Opposition members and members of a party in the ruling coalition said the PM’s advice to the king to declare an emergency was a move to prevent general elections being called – in a situation where he had lost majority support – and was an attempt to cling to power.

The PM had denied the allegation, saying it wasn’t his intention to avoid elections, and that polls would be held as soon as the pandemic was under control.

Opposition leader Anwar and leaders of parties within his Pakatan Harapan coalition said that they supported the king’s wish to convene parliament, and urged Muhyiddin to do so in March.

“This is also the stance of Pakatan and a majority of the MPs that the executive and judiciary can work during the Emergency,” they said in a joint statement on Wednesday.

“Therefore we fully support his majesty’s wishes to restore parliament’s position in playing a crucial role within the Federal Constitution, by highlighting issues and problems faced by the rakyat [people] in containing the COVID-19 pandemic as well as mapping the steps to revitalize the national economy.”

‘There will surely be calls for a no-confidence vote’

If parliament resumes sessions, there will be attempts to file no-confidence motions against Muhyiddin, said Tunku Mohar Mokhtar of the International Islamic University of Malaysia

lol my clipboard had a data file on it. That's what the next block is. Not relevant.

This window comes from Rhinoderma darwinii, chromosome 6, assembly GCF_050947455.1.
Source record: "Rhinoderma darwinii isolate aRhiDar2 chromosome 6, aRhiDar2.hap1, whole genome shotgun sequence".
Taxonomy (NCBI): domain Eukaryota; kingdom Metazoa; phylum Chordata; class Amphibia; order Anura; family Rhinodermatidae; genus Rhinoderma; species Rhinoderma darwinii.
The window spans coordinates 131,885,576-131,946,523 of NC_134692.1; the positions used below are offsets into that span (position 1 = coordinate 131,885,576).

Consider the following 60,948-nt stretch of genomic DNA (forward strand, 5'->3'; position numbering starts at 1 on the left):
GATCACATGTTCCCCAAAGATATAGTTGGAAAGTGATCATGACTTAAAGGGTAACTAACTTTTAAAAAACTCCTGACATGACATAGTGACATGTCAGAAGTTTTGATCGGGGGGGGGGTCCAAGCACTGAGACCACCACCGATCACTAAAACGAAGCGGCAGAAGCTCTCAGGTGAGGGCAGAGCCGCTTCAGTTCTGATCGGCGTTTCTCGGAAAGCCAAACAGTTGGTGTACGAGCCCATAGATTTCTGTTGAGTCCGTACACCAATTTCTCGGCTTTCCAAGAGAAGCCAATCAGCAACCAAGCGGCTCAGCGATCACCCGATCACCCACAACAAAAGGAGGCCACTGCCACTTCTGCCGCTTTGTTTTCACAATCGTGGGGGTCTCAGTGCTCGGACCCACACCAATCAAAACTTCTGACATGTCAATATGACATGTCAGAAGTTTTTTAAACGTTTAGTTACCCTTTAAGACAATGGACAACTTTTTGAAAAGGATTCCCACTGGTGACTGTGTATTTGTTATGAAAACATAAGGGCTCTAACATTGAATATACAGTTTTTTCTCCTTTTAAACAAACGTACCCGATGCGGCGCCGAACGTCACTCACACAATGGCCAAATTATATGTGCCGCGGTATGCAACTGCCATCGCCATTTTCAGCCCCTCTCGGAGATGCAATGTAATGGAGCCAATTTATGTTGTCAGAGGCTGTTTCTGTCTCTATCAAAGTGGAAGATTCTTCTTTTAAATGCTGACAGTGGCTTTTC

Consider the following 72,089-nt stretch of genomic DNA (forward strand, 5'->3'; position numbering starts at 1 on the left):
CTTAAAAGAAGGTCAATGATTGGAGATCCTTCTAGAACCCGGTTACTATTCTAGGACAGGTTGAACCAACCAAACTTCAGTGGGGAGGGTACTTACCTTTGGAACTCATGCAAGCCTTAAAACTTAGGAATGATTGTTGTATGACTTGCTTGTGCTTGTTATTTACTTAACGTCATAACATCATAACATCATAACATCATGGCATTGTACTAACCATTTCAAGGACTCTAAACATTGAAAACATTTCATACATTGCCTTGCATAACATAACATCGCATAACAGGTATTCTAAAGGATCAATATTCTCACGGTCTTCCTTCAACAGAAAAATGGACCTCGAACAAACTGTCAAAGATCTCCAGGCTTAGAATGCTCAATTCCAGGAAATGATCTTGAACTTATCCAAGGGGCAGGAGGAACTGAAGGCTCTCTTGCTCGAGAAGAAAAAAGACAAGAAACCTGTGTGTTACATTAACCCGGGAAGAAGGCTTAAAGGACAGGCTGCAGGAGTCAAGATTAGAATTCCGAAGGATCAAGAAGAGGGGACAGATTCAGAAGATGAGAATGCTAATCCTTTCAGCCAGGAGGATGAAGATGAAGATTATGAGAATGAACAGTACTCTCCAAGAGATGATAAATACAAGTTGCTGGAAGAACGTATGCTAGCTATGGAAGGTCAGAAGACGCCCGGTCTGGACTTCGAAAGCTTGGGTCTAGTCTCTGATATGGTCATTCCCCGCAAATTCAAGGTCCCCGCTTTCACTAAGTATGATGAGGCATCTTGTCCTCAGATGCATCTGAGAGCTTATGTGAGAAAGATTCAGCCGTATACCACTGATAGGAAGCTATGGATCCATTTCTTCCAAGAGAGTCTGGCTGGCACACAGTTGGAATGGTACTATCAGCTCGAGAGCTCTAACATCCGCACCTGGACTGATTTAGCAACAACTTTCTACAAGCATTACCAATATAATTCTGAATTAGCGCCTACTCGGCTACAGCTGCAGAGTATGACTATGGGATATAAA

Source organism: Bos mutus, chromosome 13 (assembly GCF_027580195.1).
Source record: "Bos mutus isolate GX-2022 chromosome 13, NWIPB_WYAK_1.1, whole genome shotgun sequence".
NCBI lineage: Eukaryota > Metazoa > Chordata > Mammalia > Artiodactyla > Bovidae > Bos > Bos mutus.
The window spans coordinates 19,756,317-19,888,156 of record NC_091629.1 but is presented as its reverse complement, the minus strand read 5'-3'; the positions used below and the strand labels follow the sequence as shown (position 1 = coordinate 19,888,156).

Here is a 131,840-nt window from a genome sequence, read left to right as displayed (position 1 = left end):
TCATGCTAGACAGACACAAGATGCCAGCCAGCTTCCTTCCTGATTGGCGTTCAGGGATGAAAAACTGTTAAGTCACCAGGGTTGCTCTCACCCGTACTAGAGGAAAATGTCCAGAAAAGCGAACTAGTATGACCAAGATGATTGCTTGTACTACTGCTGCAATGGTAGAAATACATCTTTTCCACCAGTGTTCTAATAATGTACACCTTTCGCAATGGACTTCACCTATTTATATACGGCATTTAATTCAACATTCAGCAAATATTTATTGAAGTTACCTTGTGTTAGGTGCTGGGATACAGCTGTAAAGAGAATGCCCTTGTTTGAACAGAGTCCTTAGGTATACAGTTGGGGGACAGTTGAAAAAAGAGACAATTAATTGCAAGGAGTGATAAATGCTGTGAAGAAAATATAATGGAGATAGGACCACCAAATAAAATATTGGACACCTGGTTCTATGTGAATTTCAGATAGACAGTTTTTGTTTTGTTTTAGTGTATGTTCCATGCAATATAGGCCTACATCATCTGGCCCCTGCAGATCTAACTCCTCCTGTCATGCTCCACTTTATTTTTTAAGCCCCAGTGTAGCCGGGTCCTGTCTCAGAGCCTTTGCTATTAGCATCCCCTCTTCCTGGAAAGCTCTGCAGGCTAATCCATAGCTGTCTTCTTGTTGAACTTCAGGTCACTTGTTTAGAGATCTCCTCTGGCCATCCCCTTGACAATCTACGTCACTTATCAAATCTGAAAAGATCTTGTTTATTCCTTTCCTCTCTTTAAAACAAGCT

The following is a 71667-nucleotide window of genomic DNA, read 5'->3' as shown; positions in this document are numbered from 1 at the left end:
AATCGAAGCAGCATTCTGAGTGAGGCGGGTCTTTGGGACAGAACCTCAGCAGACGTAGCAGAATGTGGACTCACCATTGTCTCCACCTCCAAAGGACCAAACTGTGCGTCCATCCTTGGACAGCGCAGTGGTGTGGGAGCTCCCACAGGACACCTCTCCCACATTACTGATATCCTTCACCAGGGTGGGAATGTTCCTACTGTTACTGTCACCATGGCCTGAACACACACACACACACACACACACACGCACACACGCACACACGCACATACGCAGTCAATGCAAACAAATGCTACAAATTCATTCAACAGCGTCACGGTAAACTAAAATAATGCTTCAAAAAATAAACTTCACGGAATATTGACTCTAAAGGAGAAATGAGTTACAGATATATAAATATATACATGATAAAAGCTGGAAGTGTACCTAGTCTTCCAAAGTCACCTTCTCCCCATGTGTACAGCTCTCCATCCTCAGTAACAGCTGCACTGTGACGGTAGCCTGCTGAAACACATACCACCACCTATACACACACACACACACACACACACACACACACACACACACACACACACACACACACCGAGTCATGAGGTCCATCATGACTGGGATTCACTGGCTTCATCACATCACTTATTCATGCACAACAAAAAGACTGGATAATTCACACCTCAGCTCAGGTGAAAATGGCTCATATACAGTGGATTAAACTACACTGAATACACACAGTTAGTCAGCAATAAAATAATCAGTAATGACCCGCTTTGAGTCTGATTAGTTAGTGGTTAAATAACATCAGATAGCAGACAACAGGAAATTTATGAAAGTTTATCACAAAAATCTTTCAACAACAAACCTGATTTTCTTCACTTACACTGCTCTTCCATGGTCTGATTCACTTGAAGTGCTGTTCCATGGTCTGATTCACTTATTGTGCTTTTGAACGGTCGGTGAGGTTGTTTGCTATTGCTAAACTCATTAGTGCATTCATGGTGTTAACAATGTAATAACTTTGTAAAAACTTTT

“If the parliament is re-convened, there will surely be calls for a no-confidence vote,” Mokhtar told BenarNews.

James Chin, an Asian politics expert at the University of Tasmania, agreed, saying there would be attempts to topple Muhyiddin if a parliamentary session was held.

“This current move is a setback for Muhyiddin,” he told the Agence France-Presse news agency.

Bridget Welsh, a political scientist with Nottingham University based in Malaysia, said she could not speak to the king’s motivation in issuing the statement about parliament convening more than a month after it was suspended.

“We do know that Pakatan Harapan members in the king’s committee and many in the public have called for parliament to sit, to be a check on the government and to contribute to a needed wider discussion on the problems facing the country,” Welsh told BenarNews.

She was referring to Anwar’s coalition, and to an emergency committee to advise the king during the emergency, which comprises ruling and opposition lawmakers.

“Muhyiddin, however, has some time before parliament will have to be called, as vaccine administration has not fully started. The earliest any election can be called will depend on COVID-19,” Welsh said.

Muhyiddin may have a chance to boost his popularity with the inoculation campaign, Welsh said, but that depends on how well it is run.

On Wednesday, Muhyiddin received the nation’s first COVID-19 vaccine shot, as health authorities began the first phase of the drive that aims to inoculate 500,000 health care and frontline workers.

A day earlier, Khairy Jamaluddin, minister overseeing the vaccination program, told Channel News Asia that Malaysia may be ready for a general election once half of its 32 million population is inoculated. That could be as soon as September, he said.